Jesse D. Levin
Jesse D. Levin is a principal researcher at AIR, where he has been involved in a number of projects investigating educational production, school finance and adequacy, and resource allocation. He currently serves as project director for “Evaluation of the State of Hawaii Department of Education’s Implementation of the Weighted Student Formula (WSF),” the director of research for the study “Strategic School Funding for Results,” and principal analyst on the “National Evaluation of Magnet Schools.” Recent roles include project director for “Study of a New Method of Funding for Public Schools in Nevada,” as well as the studies “Resource Allocation in Rural School Districts: An Analysis of Spending and Staffing Patterns in Rural and Non-Rural School Districts in the Western Region States,” and “Gaining Ground in the Middle Grades: Why Some Schools Do Better.” His work at AIR over the past 10 years has included key roles on groundbreaking studies of educational adequacy, resource allocation and effective schooling practices, all of which draws upon his expertise in applied econometrics and quantitative methods.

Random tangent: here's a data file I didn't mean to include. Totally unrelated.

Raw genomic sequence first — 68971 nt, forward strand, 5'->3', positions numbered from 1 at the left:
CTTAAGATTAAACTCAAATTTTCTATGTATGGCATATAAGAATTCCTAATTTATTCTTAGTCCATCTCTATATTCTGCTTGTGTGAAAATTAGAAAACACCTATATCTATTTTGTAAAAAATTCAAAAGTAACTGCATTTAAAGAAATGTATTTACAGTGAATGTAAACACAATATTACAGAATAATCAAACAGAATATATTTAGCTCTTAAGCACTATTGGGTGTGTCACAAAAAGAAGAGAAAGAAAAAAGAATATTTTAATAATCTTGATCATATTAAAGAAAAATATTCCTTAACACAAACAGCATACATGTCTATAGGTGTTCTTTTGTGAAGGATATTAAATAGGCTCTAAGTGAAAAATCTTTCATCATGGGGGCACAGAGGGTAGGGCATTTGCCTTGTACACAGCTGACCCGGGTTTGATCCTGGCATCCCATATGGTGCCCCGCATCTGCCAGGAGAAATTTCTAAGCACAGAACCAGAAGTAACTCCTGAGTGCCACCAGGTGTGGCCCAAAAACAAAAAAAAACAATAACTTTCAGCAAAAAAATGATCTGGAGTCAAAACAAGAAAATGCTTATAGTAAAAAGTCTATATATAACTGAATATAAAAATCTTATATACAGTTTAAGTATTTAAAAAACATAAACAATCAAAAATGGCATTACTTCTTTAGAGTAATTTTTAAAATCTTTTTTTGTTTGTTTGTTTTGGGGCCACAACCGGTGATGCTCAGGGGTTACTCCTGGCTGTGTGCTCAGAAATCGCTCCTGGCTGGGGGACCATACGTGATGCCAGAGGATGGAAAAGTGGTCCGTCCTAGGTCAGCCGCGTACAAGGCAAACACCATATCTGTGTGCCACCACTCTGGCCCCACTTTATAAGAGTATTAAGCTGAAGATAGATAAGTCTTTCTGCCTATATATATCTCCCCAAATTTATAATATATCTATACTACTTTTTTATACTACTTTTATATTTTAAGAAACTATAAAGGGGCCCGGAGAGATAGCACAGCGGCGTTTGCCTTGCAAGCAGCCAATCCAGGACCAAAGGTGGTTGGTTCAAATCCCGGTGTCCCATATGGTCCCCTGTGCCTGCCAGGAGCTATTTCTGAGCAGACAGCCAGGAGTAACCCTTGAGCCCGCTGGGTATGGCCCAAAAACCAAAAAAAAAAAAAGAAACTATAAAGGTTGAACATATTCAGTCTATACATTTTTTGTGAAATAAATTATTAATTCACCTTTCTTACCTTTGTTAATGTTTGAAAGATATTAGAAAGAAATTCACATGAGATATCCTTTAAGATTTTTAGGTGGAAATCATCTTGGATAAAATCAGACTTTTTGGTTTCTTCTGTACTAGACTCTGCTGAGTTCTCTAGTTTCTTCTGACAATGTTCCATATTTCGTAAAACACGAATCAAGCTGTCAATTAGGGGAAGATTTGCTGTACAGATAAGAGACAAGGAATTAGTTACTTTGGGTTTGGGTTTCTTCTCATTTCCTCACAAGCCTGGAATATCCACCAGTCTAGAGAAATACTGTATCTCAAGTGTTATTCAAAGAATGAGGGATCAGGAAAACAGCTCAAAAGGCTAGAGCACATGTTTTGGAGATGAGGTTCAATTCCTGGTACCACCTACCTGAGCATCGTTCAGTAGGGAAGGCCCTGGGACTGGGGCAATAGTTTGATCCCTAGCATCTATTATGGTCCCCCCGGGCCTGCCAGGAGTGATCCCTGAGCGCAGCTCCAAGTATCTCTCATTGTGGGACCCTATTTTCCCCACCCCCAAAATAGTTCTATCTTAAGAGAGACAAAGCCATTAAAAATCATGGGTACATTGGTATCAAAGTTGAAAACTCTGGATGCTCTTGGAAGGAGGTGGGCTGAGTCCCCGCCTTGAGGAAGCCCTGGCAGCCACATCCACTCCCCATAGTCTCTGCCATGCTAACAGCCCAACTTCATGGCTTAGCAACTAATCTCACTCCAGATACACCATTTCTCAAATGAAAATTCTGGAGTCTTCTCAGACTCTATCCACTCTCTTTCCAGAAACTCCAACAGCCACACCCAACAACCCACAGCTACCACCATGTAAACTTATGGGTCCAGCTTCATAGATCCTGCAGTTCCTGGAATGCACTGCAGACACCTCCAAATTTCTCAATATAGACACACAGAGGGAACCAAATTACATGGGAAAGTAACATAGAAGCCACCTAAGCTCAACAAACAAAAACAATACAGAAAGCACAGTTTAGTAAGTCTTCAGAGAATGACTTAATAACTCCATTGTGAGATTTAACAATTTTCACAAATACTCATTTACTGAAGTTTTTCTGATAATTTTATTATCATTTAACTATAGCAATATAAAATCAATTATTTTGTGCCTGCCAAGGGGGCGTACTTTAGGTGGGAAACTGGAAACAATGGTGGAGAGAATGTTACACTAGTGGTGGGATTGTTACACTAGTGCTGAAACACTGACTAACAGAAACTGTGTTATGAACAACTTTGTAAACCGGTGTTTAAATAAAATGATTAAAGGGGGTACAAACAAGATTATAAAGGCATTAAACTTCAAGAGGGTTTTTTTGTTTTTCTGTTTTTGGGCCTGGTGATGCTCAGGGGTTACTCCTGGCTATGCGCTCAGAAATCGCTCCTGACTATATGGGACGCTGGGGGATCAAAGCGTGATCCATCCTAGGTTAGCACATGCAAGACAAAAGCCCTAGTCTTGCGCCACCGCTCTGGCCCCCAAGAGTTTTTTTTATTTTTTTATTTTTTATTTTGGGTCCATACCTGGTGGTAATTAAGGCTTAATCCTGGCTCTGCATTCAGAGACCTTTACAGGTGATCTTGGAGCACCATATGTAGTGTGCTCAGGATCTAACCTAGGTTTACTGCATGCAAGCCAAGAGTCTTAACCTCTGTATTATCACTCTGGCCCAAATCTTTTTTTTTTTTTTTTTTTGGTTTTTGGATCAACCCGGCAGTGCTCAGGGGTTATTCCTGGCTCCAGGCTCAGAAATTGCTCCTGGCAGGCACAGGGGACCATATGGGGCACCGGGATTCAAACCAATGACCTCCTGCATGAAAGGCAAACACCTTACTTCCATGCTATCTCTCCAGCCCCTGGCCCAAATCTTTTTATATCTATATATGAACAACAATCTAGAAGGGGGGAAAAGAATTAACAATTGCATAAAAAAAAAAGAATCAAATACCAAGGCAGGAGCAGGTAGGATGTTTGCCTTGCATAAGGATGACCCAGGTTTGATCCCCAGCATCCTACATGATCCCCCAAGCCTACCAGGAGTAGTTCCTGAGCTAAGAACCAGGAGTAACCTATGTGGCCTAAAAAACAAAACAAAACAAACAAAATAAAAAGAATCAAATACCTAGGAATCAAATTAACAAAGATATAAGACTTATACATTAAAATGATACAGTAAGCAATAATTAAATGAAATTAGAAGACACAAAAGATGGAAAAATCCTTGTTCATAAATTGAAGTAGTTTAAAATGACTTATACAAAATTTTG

Prior to joining AIR, Dr. Levin served as an economics researcher for the Institute for Research of Schooling, Labor Market and Economic Development (SCHOLAR) in the Netherlands, where he conducted research in the economics of education and labor economics and performed major countrywide studies of the efficacy of class size reduction, the differences in the effectiveness of private versus public schooling, and measuring the rate of return to education. He is co-recipient of the Association of Educational Service Agencies 2007 E. Robert Stephens Award for the research study “Similar Students, Different Results: Why Do Some Schools Do Better? A Large-scale Survey of California Elementary Schools Serving Low-Income Students.” Articles of his work have appeared in Economics of Education Review, Empirical Economics, Labour Economics, Oxford Bulletin of Economics and Statistics, and the Peabody Journal of Education. He also regularly serves as a referee for the journals Economics of Education Review, Education Finance and Policy, and Empirical Economics.